Tuesday, January 16, 2007

New Listing! (Sort Of)

Fromt this week's Business Week Magazine the relisting game. What a scam! What kind of profession promotes this kind of trickery? -

Agents are pulling houses off the market and then presenting them as new offerings

Real estate agent Ross Simone wasn't attracting any potential buyers for a house in Mechanicsville, Md., that had sat on the market for months, so last November he took action. He pulled the house out of the regional database of active listings and then immediately reinserted it, changing the property ID number used to track properties over time. The result: The house appeared to be hitting the market for the first time. "It's in the best interests of my client [the seller]," Simone said in a November interview. "I started doing it consistently this year. I do it as much as I can."

What's perhaps more surprising is that in some regions, the local MLS does nothing to prohibit relisting a house in a way that makes it appear new on the market. In Atlanta, for example, First Multiple Listing Service Inc. charges sellers' agents just $25 to withdraw a listing. When they then relist the home, it shows up on "hot sheets" of homes that are fresh on the market. A buyer's agent who investigates can see that the house was for sale before, but not for how long. First MLS President Cantey Davis acknowledges that the system could give buyers a wrong impression of how long a home has been for sale but says he has received a "minuscule" number of complaints about it.


Perfect Storm said...

“It’s deception,” said Michael Lyon, president of Sacramento, Calif.-based Lyon Real Estate and a board member at MetroList Services, one of the largest MLS databases on the West Coast. “Anytime you reset something to make it look newer, better, you’re trying to deceive someone.”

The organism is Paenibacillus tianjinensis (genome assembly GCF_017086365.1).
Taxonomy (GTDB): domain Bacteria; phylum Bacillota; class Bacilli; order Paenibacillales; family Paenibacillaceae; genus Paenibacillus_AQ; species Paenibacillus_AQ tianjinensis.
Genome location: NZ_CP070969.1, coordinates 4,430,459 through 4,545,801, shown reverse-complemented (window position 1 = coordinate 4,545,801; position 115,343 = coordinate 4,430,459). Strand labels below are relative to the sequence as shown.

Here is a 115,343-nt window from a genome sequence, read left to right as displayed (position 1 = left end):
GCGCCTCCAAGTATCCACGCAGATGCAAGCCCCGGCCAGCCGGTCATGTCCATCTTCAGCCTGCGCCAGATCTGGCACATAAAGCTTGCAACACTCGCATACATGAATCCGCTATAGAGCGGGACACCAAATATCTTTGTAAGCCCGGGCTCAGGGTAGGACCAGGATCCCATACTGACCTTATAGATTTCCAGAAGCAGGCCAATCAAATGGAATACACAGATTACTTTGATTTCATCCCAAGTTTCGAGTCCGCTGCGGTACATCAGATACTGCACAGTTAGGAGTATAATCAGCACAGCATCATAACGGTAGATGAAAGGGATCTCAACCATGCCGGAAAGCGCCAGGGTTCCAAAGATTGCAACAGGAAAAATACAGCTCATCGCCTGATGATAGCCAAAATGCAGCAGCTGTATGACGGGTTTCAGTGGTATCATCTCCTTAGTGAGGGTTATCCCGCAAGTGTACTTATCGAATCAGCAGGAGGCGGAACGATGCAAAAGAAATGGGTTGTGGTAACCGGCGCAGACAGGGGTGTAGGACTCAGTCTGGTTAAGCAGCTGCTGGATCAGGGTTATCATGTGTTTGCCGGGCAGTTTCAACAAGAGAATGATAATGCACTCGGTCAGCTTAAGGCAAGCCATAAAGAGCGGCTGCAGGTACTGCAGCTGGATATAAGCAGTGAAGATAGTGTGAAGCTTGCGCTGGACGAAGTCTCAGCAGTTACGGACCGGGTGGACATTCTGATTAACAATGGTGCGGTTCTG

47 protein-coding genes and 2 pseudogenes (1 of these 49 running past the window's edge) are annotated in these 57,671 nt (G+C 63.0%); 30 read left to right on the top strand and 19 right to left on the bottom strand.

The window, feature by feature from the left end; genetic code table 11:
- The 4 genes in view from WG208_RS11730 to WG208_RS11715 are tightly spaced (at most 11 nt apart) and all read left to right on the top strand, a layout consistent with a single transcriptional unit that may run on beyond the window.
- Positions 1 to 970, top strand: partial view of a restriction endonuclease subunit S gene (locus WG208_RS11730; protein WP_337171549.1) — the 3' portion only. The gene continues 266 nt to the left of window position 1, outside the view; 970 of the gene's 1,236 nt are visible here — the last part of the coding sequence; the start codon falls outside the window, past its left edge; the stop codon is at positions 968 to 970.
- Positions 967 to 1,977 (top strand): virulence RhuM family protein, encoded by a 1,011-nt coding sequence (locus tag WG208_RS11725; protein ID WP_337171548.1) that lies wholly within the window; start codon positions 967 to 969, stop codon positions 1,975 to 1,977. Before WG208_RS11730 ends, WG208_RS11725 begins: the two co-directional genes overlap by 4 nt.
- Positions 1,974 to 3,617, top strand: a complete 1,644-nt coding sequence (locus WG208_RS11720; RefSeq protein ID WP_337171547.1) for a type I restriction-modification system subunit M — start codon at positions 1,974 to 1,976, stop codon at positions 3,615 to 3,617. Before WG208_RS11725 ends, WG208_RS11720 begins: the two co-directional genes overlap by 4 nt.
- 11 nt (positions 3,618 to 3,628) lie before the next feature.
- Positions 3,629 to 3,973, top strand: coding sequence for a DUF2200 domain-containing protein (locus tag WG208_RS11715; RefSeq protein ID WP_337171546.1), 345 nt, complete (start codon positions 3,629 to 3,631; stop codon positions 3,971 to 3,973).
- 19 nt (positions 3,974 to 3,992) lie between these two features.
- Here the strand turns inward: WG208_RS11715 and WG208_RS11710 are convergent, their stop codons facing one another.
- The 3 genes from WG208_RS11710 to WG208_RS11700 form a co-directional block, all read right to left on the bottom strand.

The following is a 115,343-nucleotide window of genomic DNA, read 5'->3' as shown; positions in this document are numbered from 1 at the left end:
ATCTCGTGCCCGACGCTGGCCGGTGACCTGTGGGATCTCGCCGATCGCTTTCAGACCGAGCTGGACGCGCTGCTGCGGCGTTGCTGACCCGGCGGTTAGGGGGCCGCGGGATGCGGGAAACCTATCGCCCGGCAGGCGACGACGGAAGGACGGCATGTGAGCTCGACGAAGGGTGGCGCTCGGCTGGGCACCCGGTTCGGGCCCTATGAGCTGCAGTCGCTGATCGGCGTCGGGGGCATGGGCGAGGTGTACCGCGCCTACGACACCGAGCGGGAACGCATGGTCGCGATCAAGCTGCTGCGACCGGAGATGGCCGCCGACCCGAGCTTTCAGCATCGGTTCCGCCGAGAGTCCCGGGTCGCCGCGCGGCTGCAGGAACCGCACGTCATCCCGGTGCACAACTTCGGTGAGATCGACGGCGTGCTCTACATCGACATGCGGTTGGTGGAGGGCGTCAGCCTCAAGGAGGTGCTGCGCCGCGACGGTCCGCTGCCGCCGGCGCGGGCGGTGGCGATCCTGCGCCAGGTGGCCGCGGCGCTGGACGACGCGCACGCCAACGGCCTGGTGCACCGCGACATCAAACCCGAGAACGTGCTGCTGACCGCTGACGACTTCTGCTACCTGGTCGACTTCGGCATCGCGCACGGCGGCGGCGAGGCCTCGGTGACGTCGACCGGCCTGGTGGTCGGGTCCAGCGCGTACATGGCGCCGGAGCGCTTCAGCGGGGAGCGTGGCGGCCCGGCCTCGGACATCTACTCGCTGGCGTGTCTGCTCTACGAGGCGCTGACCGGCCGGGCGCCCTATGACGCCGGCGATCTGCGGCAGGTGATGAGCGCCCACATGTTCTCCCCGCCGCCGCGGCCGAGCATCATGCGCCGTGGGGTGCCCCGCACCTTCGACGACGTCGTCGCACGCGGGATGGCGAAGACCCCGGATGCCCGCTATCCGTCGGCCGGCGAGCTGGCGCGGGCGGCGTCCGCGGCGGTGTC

Now here is a realtor telling other realtors that they are deceptive. Lets look up the word deceptive "Tending to deceive; having power to mislead, or impress with false opinions; as, a deceptive countenance or appearance".

So this is what deceptive means and if realtors relist then they are deceptive. Well that is just another reason to call realtors dirty little lying rats, who will say and do anything for a commission. Little rats, nothing more than a rat.

Perfect Storm said...

Let look up the word rat by its slang definition.


A despicable person

Yep that sounds about right.

Anonymous said...

yea yea..
big deal...
realtors have been doing this for years...
if your contracted realtor cannot manipulate the mls database to see previous listings for the same address, (s)he should be fired...
c'mon it takes a minute for me to look this up...

Bakersfield Bubble said...

Last anon-

We all know this has been going on for some many many years.

However, why the deception? Why does it continue? Is their no honor among thieves?

Also, why do the local and national MLS's sales numbers include a monthly "DOM" (days on market) calculation when they know it is total BS?

Any industry that regulates itself should have some level of ethical standards; and not deceiving clients or potential clients should be at the top of that list.

Mozo Maz said...

Whenever there is a need for something, the market will supply it. I bet we'll see a "True DOM" website that at least tracks the large metros, if this re-listing gets too out of hand.

Rob Dawg said...

"Fresh Fish ay $3.98/lb" when it is a week old gets you fines and worse

"Fresh Listing at $398/sf" gets you special attention.

And people wonder why the REIC enjoys the reputation it has.

CPAone said...

Here is another subprime for you Crispy...

Funding America--Stability, Strength, and Execution


sexy said...